The main result of the investigation is that the emissions from the power plant started earlier, lasted longer and are therefore higher than assumed in most studies conducted before. The total release amounts to 36 PBq which equals 40% of the Chernobyl emissions. About 20% of the cesium was deposited on Japanese territory while about 80% was deposited in the water.
Regarding the radioactive noble gas Xenon‐133, the results indicate an emission of 16700 Peta‐Becquerel (1 Becquerel is one radioactive decay per second, 1 Peta‐Becquerel equals 1015 Bq).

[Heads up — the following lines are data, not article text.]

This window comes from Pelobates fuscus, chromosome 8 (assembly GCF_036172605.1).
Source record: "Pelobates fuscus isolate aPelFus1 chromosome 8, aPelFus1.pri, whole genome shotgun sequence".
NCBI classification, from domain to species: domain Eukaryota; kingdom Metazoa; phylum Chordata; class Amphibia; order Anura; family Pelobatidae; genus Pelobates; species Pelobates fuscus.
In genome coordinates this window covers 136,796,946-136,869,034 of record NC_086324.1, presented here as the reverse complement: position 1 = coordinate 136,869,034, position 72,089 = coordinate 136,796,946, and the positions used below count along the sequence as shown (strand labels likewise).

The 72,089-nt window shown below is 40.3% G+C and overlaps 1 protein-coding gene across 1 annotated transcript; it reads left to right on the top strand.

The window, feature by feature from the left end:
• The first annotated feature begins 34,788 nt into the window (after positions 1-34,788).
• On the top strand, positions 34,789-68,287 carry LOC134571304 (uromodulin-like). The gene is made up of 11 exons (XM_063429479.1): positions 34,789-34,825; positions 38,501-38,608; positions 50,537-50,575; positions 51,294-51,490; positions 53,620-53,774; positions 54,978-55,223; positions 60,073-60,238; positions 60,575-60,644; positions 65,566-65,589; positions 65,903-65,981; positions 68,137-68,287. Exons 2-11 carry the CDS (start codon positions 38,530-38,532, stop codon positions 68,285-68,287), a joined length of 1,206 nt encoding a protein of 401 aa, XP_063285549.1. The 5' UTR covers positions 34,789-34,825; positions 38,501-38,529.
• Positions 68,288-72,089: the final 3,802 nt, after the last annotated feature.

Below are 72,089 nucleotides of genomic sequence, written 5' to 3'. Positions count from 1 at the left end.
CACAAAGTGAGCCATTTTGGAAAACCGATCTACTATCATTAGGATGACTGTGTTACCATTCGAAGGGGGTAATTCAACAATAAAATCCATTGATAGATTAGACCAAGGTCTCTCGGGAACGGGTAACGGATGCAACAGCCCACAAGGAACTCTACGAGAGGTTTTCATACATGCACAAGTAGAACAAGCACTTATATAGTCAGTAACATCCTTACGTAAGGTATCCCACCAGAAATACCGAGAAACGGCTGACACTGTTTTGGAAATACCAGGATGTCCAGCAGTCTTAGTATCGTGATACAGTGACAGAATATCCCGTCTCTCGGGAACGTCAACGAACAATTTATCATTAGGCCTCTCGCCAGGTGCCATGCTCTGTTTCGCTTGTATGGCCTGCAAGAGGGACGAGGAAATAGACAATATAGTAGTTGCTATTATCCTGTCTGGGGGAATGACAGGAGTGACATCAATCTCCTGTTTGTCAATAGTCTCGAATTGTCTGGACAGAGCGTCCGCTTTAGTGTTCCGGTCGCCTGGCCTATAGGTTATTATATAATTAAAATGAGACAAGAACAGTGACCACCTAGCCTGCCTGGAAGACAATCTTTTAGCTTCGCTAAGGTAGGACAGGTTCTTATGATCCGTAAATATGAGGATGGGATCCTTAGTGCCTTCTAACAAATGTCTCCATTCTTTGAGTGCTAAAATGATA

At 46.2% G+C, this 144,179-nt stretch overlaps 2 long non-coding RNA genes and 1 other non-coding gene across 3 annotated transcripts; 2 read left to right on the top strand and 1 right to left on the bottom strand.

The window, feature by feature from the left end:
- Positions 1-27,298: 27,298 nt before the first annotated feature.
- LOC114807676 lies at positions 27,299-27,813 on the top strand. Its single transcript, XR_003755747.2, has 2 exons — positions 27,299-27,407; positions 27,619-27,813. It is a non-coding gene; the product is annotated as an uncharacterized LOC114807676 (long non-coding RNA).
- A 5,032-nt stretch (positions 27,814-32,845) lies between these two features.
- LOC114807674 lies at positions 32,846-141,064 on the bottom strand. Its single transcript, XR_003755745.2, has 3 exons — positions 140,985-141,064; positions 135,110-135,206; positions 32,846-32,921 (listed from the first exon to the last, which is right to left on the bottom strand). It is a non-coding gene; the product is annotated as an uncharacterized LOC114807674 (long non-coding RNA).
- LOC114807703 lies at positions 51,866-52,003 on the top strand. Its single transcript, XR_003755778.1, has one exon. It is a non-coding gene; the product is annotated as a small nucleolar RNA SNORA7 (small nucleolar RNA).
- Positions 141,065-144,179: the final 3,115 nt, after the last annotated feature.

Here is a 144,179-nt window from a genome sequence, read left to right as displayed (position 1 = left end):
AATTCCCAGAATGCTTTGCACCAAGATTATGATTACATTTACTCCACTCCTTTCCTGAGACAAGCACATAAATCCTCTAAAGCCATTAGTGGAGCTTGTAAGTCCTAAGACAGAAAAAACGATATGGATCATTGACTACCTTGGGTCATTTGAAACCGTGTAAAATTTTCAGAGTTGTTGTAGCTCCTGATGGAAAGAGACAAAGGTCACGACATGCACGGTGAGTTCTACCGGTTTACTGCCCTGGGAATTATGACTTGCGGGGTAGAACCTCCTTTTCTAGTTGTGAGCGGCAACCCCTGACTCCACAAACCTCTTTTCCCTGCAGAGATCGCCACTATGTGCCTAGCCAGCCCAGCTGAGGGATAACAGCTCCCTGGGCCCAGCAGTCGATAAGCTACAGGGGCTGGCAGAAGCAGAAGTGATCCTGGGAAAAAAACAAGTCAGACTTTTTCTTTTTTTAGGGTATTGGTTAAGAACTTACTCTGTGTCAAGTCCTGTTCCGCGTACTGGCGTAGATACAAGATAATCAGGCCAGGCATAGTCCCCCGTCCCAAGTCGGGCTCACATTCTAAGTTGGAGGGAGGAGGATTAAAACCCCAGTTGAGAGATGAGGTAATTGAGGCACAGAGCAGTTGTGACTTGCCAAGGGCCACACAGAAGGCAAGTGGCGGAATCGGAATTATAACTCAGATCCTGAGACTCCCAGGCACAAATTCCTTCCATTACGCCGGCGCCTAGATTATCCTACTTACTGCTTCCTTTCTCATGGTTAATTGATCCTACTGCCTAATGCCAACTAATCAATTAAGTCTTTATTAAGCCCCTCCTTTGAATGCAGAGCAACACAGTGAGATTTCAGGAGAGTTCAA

This is the largest civilian noble gas release in history, exceeding the Chernobyl noble gas release by a factor of 2.5. There is strong evidence that emissions started already on 11 March 2011 at 6:00 UTC, which is immediately after the big earthquake.
Xenon‐133 is neither ingested nor retained in the inhalation process and therefore of less health concern, but it is important for understanding the accident events.